Nevada officials won’t defend gay marriage ban

The notice follows ruling jurors could not be excluded from jury duty because of sexual orientation

The world’s wedding capital may see even more nuptials soon.
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Nevada filed notice Monday that it's withdrawing its support of the state's gay marriage ban.

Attorney General Catherine Cortez Masto, in a motion filed with the 9th Circuit Court of Appeals, said Nevada's legal arguments in defense of the voter-approved prohibition are no longer viable in light of the court's recent ruling that said potential jurors cannot be removed from a trial during jury selection solely because of sexual orientation.

"After thoughtful review and analysis, the state has determined that its arguments grounded upon equal protection and due process are no longer sustainable," Masto said in a statement.

Gov. Brian Sandoval, a Republican seeking re-election this year, said he agreed with the attorney general's action.

"Based upon the advice of the attorney general's office and their interpretation of relevant case law, it has become clear that this case is no longer defensible in court," Sandoval said in an email to The Associated Press.

The state's move was an about-face from January, when the attorney general's office filed a lengthy brief supporting the gay-marriage ban, approved by voters in 2002.

Eight same sex couples sued the state, arguing the law is unconstitutional. A federal judge in Reno upheld the law in 2012, sending it to the appeals court in San Francisco.

In an initial brief supporting the law, the state argued that Nevada law defining marriage as between a man and a woman is a legitimate state interest, "motivated by the state's desire to protect and perpetuate traditional marriage."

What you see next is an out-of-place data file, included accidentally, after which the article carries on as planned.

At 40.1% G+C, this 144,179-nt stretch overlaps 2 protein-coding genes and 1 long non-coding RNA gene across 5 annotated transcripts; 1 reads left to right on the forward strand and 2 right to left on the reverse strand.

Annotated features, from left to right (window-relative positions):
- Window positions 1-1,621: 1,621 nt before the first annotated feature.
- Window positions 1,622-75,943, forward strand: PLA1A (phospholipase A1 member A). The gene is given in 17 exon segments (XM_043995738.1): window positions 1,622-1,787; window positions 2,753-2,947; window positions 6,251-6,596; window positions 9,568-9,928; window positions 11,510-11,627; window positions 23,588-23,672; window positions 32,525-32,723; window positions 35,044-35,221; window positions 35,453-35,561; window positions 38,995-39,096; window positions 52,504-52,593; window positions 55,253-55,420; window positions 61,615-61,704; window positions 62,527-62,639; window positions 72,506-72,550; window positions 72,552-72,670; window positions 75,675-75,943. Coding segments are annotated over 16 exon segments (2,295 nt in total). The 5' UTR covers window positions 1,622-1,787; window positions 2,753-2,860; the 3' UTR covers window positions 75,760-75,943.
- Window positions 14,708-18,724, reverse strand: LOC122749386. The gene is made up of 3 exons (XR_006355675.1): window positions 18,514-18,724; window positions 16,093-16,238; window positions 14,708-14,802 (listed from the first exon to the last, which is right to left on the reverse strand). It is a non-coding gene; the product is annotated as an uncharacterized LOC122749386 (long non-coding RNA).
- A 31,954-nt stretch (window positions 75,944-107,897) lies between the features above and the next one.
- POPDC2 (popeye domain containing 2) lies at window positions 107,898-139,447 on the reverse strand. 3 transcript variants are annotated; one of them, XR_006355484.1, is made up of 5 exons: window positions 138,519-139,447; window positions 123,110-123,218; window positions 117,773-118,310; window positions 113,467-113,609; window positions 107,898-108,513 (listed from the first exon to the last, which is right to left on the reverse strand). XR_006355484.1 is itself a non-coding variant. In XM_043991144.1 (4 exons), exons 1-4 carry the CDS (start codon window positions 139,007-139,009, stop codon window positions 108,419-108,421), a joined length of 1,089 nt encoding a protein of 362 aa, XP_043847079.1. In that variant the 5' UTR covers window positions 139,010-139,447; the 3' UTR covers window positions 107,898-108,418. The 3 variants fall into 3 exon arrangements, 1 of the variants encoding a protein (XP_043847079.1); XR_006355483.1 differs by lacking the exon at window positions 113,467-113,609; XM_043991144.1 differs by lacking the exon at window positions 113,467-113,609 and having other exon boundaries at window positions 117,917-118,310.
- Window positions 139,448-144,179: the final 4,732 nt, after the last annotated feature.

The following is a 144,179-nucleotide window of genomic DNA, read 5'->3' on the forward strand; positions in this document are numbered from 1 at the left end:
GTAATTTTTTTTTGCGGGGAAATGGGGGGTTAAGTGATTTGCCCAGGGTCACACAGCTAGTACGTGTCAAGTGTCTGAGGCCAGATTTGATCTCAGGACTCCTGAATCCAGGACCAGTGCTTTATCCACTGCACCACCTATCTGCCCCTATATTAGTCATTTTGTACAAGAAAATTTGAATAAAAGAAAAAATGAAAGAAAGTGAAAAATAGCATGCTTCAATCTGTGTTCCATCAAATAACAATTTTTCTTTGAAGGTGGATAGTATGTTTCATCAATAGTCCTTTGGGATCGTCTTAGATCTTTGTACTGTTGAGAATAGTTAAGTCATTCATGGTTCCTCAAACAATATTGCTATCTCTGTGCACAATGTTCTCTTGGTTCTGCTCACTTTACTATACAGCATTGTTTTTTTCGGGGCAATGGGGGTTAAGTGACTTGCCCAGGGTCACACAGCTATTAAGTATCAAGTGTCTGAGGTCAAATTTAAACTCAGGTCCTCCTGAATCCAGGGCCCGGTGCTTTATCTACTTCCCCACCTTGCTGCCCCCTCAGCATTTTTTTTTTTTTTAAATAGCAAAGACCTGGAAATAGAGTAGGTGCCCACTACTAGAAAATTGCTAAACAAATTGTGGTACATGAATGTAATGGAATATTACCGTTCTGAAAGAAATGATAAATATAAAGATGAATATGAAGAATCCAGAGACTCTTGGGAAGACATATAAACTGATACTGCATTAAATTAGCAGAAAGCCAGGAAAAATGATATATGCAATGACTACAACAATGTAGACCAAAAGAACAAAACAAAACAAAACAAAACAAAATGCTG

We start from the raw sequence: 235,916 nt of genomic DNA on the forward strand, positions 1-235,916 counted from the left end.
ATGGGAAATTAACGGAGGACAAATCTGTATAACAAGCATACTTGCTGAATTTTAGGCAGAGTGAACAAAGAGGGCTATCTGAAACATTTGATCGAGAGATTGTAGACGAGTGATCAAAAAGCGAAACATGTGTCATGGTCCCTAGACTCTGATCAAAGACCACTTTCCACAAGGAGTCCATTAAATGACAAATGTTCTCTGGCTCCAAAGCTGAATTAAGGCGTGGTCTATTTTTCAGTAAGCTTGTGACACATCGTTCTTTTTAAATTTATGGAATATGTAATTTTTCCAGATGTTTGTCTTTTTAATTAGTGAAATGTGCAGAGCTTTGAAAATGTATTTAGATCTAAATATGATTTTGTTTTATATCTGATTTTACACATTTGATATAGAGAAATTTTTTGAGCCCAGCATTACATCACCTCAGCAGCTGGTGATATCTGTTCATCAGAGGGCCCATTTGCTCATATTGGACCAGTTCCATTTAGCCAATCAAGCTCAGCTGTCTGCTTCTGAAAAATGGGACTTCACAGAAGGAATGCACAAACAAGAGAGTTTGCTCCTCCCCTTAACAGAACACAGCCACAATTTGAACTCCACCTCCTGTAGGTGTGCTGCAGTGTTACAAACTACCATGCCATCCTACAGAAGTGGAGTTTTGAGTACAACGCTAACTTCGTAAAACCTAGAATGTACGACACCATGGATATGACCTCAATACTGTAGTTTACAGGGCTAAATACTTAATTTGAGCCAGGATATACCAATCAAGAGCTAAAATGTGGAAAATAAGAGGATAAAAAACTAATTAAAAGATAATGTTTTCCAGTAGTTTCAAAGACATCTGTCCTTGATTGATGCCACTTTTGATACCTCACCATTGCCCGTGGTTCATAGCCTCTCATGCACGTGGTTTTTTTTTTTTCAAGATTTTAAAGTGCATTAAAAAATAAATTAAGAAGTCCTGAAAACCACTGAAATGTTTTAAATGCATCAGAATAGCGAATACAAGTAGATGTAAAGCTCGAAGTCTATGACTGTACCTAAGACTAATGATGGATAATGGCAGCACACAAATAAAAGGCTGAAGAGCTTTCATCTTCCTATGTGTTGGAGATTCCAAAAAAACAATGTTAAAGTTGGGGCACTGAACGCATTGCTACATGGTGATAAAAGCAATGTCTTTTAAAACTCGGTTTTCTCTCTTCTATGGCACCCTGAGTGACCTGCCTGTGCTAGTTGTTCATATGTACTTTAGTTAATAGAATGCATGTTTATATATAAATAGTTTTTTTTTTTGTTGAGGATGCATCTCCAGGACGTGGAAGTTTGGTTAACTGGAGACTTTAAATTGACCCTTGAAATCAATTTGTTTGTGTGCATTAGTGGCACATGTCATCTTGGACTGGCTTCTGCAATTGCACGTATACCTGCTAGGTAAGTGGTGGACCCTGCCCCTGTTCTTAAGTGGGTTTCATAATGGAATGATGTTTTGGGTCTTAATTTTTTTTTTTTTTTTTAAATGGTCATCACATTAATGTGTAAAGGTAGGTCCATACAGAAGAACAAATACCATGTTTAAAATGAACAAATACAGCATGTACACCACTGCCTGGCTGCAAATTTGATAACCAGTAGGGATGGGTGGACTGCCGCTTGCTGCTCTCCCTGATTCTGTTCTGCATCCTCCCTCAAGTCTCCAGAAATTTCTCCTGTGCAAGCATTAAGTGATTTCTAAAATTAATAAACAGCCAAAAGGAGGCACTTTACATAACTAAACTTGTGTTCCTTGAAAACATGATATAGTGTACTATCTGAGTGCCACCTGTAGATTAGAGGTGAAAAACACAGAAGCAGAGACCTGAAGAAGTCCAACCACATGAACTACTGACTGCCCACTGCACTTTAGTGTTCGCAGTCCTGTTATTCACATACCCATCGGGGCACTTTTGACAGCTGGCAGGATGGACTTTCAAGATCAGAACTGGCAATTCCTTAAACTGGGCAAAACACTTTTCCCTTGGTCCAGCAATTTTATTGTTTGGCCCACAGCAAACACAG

But the same day Nevada's brief was filed, a three-judge panel of the 9th Circuit issued a ruling in another case that changed the legal dynamics and left the attorney general's office immediately rethinking the state's position.

The court found that potential jurors could not be excluded from jury duty because of sexual orientation, extending to gays and lesbians a civil right that the U.S. Supreme Court previously promised only to women and racial minorities.

Nevada lawmakers last year took the first step toward repealing the state's constitutional ban on gay marriage. If legislators approve Senate Joint Resolution 13 again next year, it will go to voters on the 2016 ballot.

The fight over same-sex marriage in Nevada comes as federal courts have struck down similar measures in other states, most recently in Utah and Oklahoma. Gay marriage is allowed in 17 states (including Illinois, where same-sex weddings are due to begin in June) and Washington, D.C.

The Denver-based 10th U.S. Circuit Court of Appeals is reviewing the cases from Utah and Oklahoma, with hearings scheduled for both in mid-April.

The Associated Press

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